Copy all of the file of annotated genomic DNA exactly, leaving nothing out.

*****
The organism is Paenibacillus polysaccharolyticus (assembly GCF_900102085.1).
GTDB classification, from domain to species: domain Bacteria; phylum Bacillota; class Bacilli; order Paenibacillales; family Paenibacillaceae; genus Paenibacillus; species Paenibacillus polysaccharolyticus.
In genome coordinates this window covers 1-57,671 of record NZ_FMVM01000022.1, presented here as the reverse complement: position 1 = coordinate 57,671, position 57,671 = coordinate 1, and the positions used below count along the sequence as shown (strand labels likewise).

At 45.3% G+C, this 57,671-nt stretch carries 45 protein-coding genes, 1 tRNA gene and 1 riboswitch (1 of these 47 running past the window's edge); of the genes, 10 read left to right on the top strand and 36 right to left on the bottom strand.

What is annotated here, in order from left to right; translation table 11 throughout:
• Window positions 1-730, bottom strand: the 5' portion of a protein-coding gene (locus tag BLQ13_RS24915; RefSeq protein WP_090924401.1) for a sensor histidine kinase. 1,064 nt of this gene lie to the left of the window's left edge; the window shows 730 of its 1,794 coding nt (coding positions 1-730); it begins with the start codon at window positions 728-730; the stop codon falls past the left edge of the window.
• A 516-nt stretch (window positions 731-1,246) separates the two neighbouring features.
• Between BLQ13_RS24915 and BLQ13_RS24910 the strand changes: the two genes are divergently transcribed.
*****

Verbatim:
The organism is Paenibacillus polysaccharolyticus (assembly GCF_900102085.1).
GTDB classification, from domain to species: domain Bacteria; phylum Bacillota; class Bacilli; order Paenibacillales; family Paenibacillaceae; genus Paenibacillus; species Paenibacillus polysaccharolyticus.
In genome coordinates this window covers 1-57,671 of record NZ_FMVM01000022.1, presented here as the reverse complement: position 1 = coordinate 57,671, position 57,671 = coordinate 1, and the positions used below count along the sequence as shown (strand labels likewise).

At 45.3% G+C, this 57,671-nt stretch carries 45 protein-coding genes, 1 tRNA gene and 1 riboswitch (1 of these 47 running past the window's edge); of the genes, 10 read left to right on the top strand and 36 right to left on the bottom strand.

What is annotated here, in order from left to right; translation table 11 throughout:
• Window positions 1-730, bottom strand: the 5' portion of a protein-coding gene (locus tag BLQ13_RS24915; RefSeq protein WP_090924401.1) for a sensor histidine kinase. 1,064 nt of this gene lie to the left of the window's left edge; the window shows 730 of its 1,794 coding nt (coding positions 1-730); it begins with the start codon at window positions 728-730; the stop codon falls past the left edge of the window.
• A 516-nt stretch (window positions 731-1,246) separates the two neighbouring features.
• Between BLQ13_RS24915 and BLQ13_RS24910 the strand changes: the two genes are divergently transcribed.